Everyone should have a Therapist like mine
Before I go further I just have to reiterate how in love I am with Therapist...truly...head-over-heels...
I was worried that he, as my last counselor had done, would get all freaky about my relapsing into feelings and desires from the past, and that he'd start threatening all sorts of dire consequences because I was unstable. He didn't. He said there was a reason all that happened, and we talked about those reasons. Basically, my response was elicited because I was connecting the visits from my pedophile cousin with my blog visitor. So we talked about what that represented: My blog is my place of healing. It belongs to me and the contents are highly personal. There is vulnerability in sharing those personal contents in a public forum, but thus far the response has been largely affirming and supportive, and has come from non-threatening individuals. To have someone come, who represents fear in my eyes, constitutes trespassing, and causes me to feel unsafe again.
Therapist was unsurprised at my reaction. He was intrigued, however, that I had worked through it and was now back in control. He asked how that happened. We threw a number of ideas around and this is what we came up with:
1. Somehow, I made a shadowbox parallel between my person being trespassed upon and violated as a child, and my blog being intruded on and exploited currently.
2. In both instances I felt helpless, frustrated, weak, and vulnerable.
3. In the first instance, I believed there was no help or support for me--anywhere. In the second instance, help and support came almost immediately, and from many different sources. I had in-person people, who expressed love and encouraged me to continue fighting to continue my progress. I had online friends who allowed me to talk, or who acted in protective ways. In both instances, this time I was not alone, and I worked through the emotional stress with help--thus avoiding my need to resort to negative coping devices.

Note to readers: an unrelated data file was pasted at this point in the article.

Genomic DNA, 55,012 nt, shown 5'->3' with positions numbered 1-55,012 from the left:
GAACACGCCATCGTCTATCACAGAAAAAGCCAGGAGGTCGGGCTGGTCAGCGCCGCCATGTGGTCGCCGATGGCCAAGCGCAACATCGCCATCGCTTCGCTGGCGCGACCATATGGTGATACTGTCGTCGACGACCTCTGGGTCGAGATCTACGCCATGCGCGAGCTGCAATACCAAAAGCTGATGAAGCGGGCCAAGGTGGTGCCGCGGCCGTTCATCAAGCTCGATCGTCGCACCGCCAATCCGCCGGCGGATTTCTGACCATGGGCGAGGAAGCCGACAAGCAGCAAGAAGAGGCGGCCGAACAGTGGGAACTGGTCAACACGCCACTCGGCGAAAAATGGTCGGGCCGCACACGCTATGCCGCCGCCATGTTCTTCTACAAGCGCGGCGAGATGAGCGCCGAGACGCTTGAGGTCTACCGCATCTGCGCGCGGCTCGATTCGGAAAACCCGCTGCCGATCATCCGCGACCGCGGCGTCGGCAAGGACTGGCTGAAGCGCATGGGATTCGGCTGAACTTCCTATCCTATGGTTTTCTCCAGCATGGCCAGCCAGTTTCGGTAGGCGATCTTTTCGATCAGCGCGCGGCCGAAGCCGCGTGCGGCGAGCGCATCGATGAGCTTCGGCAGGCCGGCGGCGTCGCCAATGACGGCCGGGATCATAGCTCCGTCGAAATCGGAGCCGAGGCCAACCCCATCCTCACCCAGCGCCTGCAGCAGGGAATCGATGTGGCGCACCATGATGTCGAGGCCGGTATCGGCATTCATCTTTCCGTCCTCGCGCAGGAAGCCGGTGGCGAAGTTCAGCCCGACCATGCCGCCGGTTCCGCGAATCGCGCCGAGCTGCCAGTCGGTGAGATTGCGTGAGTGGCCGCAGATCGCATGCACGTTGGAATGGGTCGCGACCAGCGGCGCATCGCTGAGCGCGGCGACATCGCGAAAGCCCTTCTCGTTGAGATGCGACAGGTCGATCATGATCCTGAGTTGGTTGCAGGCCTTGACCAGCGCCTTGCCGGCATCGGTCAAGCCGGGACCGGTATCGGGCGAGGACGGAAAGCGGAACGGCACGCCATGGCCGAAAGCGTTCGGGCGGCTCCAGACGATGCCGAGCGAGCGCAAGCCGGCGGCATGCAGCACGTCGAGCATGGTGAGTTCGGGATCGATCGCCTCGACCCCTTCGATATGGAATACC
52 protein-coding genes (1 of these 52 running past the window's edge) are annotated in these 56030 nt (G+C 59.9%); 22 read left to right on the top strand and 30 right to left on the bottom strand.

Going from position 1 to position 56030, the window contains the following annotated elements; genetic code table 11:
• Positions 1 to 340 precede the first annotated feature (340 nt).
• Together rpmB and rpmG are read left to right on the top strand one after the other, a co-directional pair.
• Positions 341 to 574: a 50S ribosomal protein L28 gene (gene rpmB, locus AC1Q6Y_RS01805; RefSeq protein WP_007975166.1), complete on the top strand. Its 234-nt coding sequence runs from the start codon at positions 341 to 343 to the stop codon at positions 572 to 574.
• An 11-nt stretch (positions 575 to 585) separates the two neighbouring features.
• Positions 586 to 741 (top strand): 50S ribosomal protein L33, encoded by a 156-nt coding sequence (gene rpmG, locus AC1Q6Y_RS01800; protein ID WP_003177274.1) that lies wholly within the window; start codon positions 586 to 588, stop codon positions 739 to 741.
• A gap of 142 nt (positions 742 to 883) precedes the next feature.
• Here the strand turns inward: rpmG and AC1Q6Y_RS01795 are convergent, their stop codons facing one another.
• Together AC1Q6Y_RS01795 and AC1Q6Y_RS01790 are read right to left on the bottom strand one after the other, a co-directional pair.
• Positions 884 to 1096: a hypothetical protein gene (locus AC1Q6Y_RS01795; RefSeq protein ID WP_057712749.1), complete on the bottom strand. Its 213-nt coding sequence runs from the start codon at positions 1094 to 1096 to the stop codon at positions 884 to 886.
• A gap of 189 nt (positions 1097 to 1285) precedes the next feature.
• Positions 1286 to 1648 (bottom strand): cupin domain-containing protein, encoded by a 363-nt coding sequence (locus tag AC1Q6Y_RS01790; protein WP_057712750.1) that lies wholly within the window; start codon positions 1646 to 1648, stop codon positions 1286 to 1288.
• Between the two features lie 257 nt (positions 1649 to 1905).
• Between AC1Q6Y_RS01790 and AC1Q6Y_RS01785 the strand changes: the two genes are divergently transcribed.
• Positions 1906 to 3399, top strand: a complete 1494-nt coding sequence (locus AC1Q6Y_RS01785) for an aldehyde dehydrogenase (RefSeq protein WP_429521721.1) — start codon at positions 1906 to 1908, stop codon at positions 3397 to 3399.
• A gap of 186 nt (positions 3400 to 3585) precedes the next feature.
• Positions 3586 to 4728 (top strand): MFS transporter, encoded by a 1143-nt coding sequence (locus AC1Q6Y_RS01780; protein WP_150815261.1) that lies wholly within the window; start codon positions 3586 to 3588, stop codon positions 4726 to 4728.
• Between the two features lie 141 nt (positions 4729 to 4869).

4. I came to the ultimate realization that I don't have anything to fear. I'm not alone, it is not my visitor's intention to harm my physically, I can conquer that which is hurting me.
There were some random things that were really helpful. In no particular order:
1. I didn't call Therapist. I wanted to. But even more, I wanted to make it through this on my own. And I did. There is strength in that, and triumph. And control (this will be a continuous theme...).
2. I set boundaries and ground rules, i.e.: This is my blog. No more anonymous comments are accepted. You must identify yourself if you wish to comment. There are certain people/subjects that are not allowed to be disrespected on my blog. Your presence must not interfere with my healing, which is the main reason for this blog's existence. Being able to set those boundaries/rules helps me feel more in control of myself and my life.
3. The person I decided to eliminate from my life (in my stupid destructive cycle habit) ignored my attempts to do so, and welcomed me back when I became sane once again. He said he recognized what was happening, which makes him smarter than I am, because I was clueless. But amazingly, in this instance, because he did not allow me to push him away, I learned that there really are some people who will still love me when I'm stupid, and will continue to support me until I return to my senses. Amazing--there really are people willing to do this! Who knew???!!!!??? Result of learning this? Well, obviously, I'm going to have to re-evaluate my opinion of human nature, as it seems to be flawed.